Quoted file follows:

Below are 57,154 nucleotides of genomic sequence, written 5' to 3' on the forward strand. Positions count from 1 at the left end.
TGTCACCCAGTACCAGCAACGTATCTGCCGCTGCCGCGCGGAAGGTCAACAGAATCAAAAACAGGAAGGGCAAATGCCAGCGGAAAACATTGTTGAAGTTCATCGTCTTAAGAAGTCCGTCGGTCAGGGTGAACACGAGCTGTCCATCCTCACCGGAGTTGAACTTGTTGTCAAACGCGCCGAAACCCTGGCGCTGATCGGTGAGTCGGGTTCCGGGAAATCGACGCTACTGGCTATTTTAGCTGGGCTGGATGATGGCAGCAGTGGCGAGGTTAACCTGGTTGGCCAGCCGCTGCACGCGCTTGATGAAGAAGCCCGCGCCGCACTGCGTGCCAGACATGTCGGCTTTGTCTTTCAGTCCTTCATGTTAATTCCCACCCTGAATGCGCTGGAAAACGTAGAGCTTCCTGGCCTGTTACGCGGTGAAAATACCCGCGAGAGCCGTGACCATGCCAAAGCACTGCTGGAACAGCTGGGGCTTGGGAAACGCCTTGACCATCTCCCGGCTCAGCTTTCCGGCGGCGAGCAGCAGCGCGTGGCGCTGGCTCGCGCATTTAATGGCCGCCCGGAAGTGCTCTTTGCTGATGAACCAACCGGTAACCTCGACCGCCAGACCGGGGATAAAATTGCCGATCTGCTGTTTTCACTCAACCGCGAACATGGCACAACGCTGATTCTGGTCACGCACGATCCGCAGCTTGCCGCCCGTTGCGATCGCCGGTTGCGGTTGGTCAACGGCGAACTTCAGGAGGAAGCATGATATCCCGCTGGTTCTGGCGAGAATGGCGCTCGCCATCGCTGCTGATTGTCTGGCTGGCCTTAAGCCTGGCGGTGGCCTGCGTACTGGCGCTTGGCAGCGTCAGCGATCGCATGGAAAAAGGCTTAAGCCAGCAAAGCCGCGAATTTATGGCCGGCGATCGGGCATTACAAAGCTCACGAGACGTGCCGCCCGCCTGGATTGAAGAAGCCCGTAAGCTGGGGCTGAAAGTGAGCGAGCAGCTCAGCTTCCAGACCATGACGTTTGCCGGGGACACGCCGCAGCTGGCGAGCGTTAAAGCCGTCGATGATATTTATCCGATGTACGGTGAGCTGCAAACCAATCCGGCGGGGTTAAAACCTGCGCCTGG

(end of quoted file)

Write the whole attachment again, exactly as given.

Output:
Below are 57,154 nucleotides of genomic sequence, written 5' to 3' on the forward strand. Positions count from 1 at the left end.
TGTCACCCAGTACCAGCAACGTATCTGCCGCTGCCGCGCGGAAGGTCAACAGAATCAAAAACAGGAAGGGCAAATGCCAGCGGAAAACATTGTTGAAGTTCATCGTCTTAAGAAGTCCGTCGGTCAGGGTGAACACGAGCTGTCCATCCTCACCGGAGTTGAACTTGTTGTCAAACGCGCCGAAACCCTGGCGCTGATCGGTGAGTCGGGTTCCGGGAAATCGACGCTACTGGCTATTTTAGCTGGGCTGGATGATGGCAGCAGTGGCGAGGTTAACCTGGTTGGCCAGCCGCTGCACGCGCTTGATGAAGAAGCCCGCGCCGCACTGCGTGCCAGACATGTCGGCTTTGTCTTTCAGTCCTTCATGTTAATTCCCACCCTGAATGCGCTGGAAAACGTAGAGCTTCCTGGCCTGTTACGCGGTGAAAATACCCGCGAGAGCCGTGACCATGCCAAAGCACTGCTGGAACAGCTGGGGCTTGGGAAACGCCTTGACCATCTCCCGGCTCAGCTTTCCGGCGGCGAGCAGCAGCGCGTGGCGCTGGCTCGCGCATTTAATGGCCGCCCGGAAGTGCTCTTTGCTGATGAACCAACCGGTAACCTCGACCGCCAGACCGGGGATAAAATTGCCGATCTGCTGTTTTCACTCAACCGCGAACATGGCACAACGCTGATTCTGGTCACGCACGATCCGCAGCTTGCCGCCCGTTGCGATCGCCGGTTGCGGTTGGTCAACGGCGAACTTCAGGAGGAAGCATGATATCCCGCTGGTTCTGGCGAGAATGGCGCTCGCCATCGCTGCTGATTGTCTGGCTGGCCTTAAGCCTGGCGGTGGCCTGCGTACTGGCGCTTGGCAGCGTCAGCGATCGCATGGAAAAAGGCTTAAGCCAGCAAAGCCGCGAATTTATGGCCGGCGATCGGGCATTACAAAGCTCACGAGACGTGCCGCCCGCCTGGATTGAAGAAGCCCGTAAGCTGGGGCTGAAAGTGAGCGAGCAGCTCAGCTTCCAGACCATGACGTTTGCCGGGGACACGCCGCAGCTGGCGAGCGTTAAAGCCGTCGATGATATTTATCCGATGTACGGTGAGCTGCAAACCAATCCGGCGGGGTTAAAACCTGCGCCTGG